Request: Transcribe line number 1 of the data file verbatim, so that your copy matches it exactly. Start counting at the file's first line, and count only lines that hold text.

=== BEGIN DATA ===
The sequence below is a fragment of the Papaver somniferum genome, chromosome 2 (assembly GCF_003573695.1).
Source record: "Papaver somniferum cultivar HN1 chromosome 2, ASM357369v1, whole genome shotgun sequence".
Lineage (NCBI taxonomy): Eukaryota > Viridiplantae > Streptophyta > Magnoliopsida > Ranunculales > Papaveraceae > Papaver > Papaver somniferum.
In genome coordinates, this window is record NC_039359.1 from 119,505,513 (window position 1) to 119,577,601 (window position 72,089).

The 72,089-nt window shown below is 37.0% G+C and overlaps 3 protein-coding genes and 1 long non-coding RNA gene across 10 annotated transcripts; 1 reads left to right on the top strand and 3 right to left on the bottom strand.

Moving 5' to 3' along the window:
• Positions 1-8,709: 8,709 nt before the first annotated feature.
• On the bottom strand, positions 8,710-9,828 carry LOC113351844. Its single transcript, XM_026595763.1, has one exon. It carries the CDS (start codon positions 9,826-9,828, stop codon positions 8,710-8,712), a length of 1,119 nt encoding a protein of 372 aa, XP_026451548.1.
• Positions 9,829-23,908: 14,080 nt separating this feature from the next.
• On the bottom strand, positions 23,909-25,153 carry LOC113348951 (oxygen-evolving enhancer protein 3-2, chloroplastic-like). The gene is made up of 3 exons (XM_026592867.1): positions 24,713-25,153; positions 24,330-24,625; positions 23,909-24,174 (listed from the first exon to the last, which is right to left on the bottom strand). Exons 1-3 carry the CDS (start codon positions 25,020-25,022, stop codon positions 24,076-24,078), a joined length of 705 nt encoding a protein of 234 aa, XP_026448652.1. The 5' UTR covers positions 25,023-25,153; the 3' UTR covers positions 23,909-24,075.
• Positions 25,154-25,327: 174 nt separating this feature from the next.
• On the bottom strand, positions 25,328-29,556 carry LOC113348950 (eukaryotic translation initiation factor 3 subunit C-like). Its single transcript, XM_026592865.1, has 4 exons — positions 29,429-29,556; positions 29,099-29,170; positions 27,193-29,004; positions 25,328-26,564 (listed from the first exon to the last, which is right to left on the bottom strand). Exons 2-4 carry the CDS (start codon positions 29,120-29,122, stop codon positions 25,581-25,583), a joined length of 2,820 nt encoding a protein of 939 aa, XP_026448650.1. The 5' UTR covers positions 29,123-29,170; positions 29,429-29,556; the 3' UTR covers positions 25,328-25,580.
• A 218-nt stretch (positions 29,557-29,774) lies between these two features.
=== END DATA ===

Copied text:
The sequence below is a fragment of the Papaver somniferum genome, chromosome 2 (assembly GCF_003573695.1).